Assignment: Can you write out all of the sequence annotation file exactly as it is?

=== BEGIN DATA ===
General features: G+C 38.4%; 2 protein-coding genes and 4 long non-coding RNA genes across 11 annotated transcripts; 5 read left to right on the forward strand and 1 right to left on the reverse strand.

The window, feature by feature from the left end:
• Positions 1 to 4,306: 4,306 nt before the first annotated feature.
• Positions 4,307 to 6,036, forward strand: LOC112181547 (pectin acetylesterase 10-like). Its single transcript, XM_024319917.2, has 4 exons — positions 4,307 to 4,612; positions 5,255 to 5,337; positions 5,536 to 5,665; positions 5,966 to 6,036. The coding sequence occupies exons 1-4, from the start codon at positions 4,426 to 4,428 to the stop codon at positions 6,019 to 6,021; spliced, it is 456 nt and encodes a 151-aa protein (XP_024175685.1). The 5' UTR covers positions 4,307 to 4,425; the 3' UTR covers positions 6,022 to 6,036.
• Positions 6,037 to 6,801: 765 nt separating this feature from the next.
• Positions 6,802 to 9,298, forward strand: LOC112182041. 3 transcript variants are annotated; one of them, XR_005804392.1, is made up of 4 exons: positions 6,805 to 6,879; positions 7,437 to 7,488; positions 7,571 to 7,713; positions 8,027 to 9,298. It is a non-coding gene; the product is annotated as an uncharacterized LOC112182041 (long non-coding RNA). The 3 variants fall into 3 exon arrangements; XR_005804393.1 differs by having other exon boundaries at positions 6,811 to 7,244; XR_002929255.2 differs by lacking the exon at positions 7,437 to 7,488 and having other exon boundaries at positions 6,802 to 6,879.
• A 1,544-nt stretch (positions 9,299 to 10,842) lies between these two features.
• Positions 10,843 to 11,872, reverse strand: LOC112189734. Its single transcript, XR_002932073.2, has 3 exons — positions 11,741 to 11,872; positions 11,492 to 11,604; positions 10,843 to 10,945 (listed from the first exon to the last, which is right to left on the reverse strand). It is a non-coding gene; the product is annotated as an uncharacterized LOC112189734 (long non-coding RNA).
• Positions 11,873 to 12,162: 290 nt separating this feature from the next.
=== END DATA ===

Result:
General features: G+C 38.4%; 2 protein-coding genes and 4 long non-coding RNA genes across 11 annotated transcripts; 5 read left to right on the forward strand and 1 right to left on the reverse strand.

The window, feature by feature from the left end:
• Positions 1 to 4,306: 4,306 nt before the first annotated feature.
• Positions 4,307 to 6,036, forward strand: LOC112181547 (pectin acetylesterase 10-like). Its single transcript, XM_024319917.2, has 4 exons — positions 4,307 to 4,612; positions 5,255 to 5,337; positions 5,536 to 5,665; positions 5,966 to 6,036. The coding sequence occupies exons 1-4, from the start codon at positions 4,426 to 4,428 to the stop codon at positions 6,019 to 6,021; spliced, it is 456 nt and encodes a 151-aa protein (XP_024175685.1). The 5' UTR covers positions 4,307 to 4,425; the 3' UTR covers positions 6,022 to 6,036.
• Positions 6,037 to 6,801: 765 nt separating this feature from the next.
• Positions 6,802 to 9,298, forward strand: LOC112182041. 3 transcript variants are annotated; one of them, XR_005804392.1, is made up of 4 exons: positions 6,805 to 6,879; positions 7,437 to 7,488; positions 7,571 to 7,713; positions 8,027 to 9,298. It is a non-coding gene; the product is annotated as an uncharacterized LOC112182041 (long non-coding RNA). The 3 variants fall into 3 exon arrangements; XR_005804393.1 differs by having other exon boundaries at positions 6,811 to 7,244; XR_002929255.2 differs by lacking the exon at positions 7,437 to 7,488 and having other exon boundaries at positions 6,802 to 6,879.
• A 1,544-nt stretch (positions 9,299 to 10,842) lies between these two features.
• Positions 10,843 to 11,872, reverse strand: LOC112189734. Its single transcript, XR_002932073.2, has 3 exons — positions 11,741 to 11,872; positions 11,492 to 11,604; positions 10,843 to 10,945 (listed from the first exon to the last, which is right to left on the reverse strand). It is a non-coding gene; the product is annotated as an uncharacterized LOC112189734 (long non-coding RNA).
• Positions 11,873 to 12,162: 290 nt separating this feature from the next.